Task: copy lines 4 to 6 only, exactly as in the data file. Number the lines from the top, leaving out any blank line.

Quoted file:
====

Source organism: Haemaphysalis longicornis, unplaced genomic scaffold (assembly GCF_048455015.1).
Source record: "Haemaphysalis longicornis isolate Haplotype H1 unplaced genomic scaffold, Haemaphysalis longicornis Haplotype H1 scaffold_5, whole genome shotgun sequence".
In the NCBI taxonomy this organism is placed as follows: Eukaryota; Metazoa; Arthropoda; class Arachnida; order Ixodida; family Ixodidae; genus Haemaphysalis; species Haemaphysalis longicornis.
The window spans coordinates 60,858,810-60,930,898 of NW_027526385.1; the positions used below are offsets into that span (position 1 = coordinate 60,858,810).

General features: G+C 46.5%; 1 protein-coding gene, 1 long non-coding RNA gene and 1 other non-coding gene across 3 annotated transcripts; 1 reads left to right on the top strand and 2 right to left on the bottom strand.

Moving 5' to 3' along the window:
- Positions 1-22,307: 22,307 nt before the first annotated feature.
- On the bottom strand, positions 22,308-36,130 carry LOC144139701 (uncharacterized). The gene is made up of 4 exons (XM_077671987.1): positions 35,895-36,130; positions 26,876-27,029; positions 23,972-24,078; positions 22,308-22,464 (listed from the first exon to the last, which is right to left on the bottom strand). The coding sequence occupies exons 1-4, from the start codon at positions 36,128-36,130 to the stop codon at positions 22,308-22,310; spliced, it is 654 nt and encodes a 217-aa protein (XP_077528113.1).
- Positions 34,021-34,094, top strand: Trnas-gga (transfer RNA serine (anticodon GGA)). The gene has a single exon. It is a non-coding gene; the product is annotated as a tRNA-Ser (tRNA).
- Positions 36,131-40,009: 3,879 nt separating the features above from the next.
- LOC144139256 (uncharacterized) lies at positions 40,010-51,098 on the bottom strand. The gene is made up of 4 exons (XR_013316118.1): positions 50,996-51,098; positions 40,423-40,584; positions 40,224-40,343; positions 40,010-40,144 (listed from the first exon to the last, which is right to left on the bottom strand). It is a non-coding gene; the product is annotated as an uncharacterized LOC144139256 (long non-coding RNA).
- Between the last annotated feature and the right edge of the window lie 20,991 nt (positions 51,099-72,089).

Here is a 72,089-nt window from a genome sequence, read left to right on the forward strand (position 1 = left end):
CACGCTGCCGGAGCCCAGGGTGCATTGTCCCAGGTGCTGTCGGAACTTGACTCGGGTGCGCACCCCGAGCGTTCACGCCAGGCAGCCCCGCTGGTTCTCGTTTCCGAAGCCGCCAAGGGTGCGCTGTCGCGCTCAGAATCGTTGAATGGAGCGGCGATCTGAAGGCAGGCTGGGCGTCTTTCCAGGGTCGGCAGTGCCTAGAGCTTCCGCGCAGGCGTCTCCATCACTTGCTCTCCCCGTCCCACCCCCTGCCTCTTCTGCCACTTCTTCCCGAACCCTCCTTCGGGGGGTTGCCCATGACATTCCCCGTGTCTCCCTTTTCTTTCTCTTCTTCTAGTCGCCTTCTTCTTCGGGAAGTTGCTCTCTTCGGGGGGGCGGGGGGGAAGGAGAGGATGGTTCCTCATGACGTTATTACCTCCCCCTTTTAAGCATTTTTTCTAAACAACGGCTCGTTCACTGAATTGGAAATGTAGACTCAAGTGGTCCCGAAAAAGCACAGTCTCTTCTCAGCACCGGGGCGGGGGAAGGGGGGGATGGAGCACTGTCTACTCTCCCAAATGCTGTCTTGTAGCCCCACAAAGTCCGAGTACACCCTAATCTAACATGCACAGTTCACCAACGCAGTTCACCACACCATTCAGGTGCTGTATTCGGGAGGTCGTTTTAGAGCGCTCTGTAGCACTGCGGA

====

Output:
The window spans coordinates 60,858,810-60,930,898 of NW_027526385.1; the positions used below are offsets into that span (position 1 = coordinate 60,858,810).

General features: G+C 46.5%; 1 protein-coding gene, 1 long non-coding RNA gene and 1 other non-coding gene across 3 annotated transcripts; 1 reads left to right on the top strand and 2 right to left on the bottom strand.

Moving 5' to 3' along the window: